Freshman gymnast, Cuppy, makes quick transition from high school to college
February 24, 2015
Freshman Becca Cuppy walked to the balance beam sporting a navy blue GK Elite leotard that had metallic orange ribbons and rhinestones scattered on it. She was finally wearing an official Illinois leotard.
Cuppy didn’t care that her performance was just an exhibition. Standing up on that four-inch wide beam in front of the home crowd at Huff Hall on Feb. 7 was what she had been waiting for.
That was the first time Cuppy performed in a competition for Illinois. She fell on a tumbling series in the midst of her routine, causing her to score a 9.100. But it was just an exhibition, so Illinois wasn’t counting it.
The fall didn’t even diminish her experience, though. Cuppy still called her exhibition “amazing” and “so much fun,” and her teammates felt no different.
“Oh my gosh, I felt like I was living through her,” freshman Jordyn Givens said. “It was such an exciting experience.”
What made it even better for Givens was the fact that Cuppy, who joined the team at the start of the year, was already making her mark.
Cuppy skipped out on her last semester of high school, graduating from Ankeny Centennial High School in Ankeny, Iowa, in December. She signed her national letter of intent on Nov. 12 and later enrolled at Illinois for the spring semester, but it wasn’t her idea to come early.
“We had a situation where a scholarship was available, and I knew that she really wanted to come to Illinois,” head coach Kim Landrus said. “Her visit to campus was great, and so, I asked her if it would be something she would be interested in, and immediately she said yes.”
When she returned home from her visit to Illinois during her junior year, Cuppy took a trip to see her high school counselor. The two worked together and figured out how Cuppy could make her desire to enroll early a reality.
Cuppy took online classes throughout her junior year, the summer and fall of 2014 to make up for her lost semester of high school. She admitted it was a lot of work, but it was worth it in the end, because it meant she got to compete in collegiate gymnastics.
“It just felt like a dream come true,” Cuppy said of earning a scholarship. “It was just the best thing I’ve ever heard.”
What’s interesting, though, is that the 17-year-old Cuppy hadn’t even considered competing in the NCAA until she had began competing level nine gymnastics, around the time she was 15 years old.
“I just never really thought about it,” Cuppy said. “I just focused in the moment, so I just did gymnastics.”
When Cuppy’s club teammate Kara Lovan — now a sophomore — committed to Oklahoma, Cuppy realized she wanted to follow in Lovan’s footsteps and be a collegiate gymnast. Afterwards, Cuppy searched for colleges where she could continue her gymnastics career for another four years. Illinois happened to be the perfect fit for her.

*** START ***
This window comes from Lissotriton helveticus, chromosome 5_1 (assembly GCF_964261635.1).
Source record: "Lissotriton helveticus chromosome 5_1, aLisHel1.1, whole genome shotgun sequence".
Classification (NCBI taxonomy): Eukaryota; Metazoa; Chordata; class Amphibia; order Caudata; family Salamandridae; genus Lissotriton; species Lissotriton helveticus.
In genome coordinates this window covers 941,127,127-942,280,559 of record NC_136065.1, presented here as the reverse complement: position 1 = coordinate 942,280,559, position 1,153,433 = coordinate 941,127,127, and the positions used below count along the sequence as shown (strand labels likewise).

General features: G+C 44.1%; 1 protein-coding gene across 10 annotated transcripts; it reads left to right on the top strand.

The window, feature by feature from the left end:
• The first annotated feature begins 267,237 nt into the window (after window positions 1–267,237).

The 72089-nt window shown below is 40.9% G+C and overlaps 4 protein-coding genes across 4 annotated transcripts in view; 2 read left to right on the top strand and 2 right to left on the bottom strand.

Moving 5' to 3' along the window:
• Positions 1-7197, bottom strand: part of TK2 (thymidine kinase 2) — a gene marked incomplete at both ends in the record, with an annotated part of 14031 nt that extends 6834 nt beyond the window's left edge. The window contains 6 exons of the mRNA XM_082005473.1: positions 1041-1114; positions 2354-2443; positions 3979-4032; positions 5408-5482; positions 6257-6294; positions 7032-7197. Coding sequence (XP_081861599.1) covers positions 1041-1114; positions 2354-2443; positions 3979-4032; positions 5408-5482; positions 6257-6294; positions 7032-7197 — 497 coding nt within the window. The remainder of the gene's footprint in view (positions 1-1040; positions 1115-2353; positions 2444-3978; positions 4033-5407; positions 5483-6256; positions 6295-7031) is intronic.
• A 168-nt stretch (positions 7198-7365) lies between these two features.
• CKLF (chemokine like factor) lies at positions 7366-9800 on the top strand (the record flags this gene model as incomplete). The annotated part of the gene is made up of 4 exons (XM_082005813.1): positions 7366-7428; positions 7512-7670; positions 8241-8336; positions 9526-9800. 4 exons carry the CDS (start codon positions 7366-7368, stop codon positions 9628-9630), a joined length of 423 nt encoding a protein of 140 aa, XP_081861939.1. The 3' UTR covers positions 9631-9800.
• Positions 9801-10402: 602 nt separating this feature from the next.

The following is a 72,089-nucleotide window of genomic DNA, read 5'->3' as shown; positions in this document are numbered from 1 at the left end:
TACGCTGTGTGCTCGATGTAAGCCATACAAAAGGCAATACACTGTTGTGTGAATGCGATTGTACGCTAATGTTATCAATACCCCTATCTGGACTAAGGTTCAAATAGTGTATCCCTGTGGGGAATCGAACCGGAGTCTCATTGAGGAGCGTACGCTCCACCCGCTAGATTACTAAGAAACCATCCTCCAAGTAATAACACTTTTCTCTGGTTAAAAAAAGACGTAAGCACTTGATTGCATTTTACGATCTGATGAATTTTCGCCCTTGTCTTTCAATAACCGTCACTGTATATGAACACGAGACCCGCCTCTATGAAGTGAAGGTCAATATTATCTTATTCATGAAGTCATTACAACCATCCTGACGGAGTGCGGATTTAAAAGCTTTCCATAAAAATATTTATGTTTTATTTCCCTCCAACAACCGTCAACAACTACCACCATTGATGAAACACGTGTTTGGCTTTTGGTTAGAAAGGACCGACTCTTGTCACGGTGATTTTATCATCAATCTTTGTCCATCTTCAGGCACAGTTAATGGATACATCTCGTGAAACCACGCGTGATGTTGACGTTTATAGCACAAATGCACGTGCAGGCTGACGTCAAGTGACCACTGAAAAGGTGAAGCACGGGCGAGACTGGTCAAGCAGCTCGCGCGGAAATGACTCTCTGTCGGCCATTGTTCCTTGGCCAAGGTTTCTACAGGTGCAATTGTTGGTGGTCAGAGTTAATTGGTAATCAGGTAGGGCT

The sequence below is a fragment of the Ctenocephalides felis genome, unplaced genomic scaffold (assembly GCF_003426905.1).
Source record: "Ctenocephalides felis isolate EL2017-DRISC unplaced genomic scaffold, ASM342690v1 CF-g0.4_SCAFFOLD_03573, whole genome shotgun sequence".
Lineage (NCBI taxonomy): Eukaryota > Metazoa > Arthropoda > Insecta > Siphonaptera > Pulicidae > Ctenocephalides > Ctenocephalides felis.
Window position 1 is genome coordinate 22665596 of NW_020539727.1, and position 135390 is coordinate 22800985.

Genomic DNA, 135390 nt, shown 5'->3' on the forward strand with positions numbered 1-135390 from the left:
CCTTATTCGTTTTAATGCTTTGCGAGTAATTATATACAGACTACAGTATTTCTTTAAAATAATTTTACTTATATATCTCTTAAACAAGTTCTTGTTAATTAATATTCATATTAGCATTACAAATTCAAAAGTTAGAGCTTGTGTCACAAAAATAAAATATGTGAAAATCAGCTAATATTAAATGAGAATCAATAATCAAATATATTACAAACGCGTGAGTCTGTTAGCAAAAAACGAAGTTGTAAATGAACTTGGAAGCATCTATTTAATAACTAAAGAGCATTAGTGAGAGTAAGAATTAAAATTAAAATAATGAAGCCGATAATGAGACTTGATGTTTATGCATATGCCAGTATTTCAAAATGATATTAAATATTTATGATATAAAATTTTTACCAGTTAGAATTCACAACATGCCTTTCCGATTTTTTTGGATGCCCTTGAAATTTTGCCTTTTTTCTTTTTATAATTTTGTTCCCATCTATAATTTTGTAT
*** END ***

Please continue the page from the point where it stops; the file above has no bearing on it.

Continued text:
Cuppy had nothing but an endless amount of good things to say about Illinois. She sees beauty in its campus, and the emphasis on academics and athletics is exactly what she was looking for in a school. But before she arrived at Illinois, she had to deal with a stress fracture in her left foot.
On Sept. 12, Cuppy found out she had the injury, but it had been nagging her for months. She doesn’t know exactly when it occurred, but pain began to linger in July.
“It was just very frustrating because it was just a really long process of healing,” Cuppy said. “So I just had to stay positive, and that was really hard for me. But I got through it, and now I’m back to doing gymnastics. It’s what I love, so it’s all good.”
Cuppy returned to gymnastics in January, and her training has consisted of beam, floor and uneven bars. Bars isn’t an event she’ll be competing this year, but she has performed the beam twice in exhibitions.
In Illinois’ 196.500-196.325 win over Michigan State on Friday at Huff Hall, Cuppy improved upon her first beam exhibition, scoring a 9.675 for her beam routine. She has yet to compete a floor exhibition, but Landrus mentioned it’s a possibility once her routine is ready.
Despite the fact Cuppy hasn’t officially competed yet, Illinois is still glad to have her. Landrus likes Cuppy’s potential to become a good all-arounder and the difficulty she brings on beam and vault.
Givens agreed with her coach, saying Cuppy’s beam routine is “beautiful” and that it’s highlighted by her great lines. Givens continued saying, “she’s good everywhere” even though Cuppy hasn’t trained for all events yet.
Cuppy’s quick transition from high school and club gymnastics to collegiate gymnastics hasn’t been difficult. She already feels adjusted and is looking forward to what Illinois has to offer her.
“Everyone’s really great with helping me get through all that, and it’s just been a lot of fun,” Cuppy said. “(I’m) making great memories already, so I can’t wait for the next few years.”